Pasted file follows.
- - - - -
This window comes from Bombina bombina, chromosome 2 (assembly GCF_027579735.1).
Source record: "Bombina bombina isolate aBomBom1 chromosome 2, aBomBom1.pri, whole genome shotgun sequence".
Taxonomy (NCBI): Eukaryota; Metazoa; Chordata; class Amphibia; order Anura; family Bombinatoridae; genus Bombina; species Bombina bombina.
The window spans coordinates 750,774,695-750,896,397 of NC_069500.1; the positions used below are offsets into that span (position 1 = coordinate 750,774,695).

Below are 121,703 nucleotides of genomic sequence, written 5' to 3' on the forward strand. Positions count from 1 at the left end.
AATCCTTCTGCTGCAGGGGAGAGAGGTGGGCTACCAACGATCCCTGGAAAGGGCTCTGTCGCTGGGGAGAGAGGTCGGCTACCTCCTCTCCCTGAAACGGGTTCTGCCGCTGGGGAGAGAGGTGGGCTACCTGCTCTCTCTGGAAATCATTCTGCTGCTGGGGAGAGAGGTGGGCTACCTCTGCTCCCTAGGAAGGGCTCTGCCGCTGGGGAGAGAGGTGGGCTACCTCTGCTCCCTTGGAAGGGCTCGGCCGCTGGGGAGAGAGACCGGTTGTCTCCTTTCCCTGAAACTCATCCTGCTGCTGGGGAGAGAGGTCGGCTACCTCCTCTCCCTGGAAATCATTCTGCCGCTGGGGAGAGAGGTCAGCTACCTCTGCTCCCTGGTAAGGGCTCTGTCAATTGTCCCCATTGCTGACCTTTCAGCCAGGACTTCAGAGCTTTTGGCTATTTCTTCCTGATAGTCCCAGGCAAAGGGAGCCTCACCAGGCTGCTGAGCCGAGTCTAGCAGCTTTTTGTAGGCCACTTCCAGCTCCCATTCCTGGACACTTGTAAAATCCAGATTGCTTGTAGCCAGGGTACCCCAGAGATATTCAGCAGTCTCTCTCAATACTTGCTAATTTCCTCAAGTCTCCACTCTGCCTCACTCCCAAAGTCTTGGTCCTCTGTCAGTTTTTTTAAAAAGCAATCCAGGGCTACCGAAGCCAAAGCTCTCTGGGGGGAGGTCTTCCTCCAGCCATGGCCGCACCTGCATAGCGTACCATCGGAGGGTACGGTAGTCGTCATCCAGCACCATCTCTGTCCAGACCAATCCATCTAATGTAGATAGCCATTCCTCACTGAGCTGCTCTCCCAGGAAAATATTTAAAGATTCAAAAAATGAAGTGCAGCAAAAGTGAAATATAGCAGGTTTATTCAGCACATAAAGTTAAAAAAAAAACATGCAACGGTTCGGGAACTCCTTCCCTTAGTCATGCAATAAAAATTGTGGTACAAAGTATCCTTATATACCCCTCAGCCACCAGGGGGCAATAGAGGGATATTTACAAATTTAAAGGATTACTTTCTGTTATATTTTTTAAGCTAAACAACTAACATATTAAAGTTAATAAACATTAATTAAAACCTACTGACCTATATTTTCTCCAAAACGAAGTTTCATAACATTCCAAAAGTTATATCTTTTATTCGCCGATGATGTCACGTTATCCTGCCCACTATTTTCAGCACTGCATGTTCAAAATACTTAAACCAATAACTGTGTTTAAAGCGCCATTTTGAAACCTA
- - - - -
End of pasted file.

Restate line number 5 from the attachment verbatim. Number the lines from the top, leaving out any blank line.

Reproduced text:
Below are 121,703 nucleotides of genomic sequence, written 5' to 3' on the forward strand. Positions count from 1 at the left end.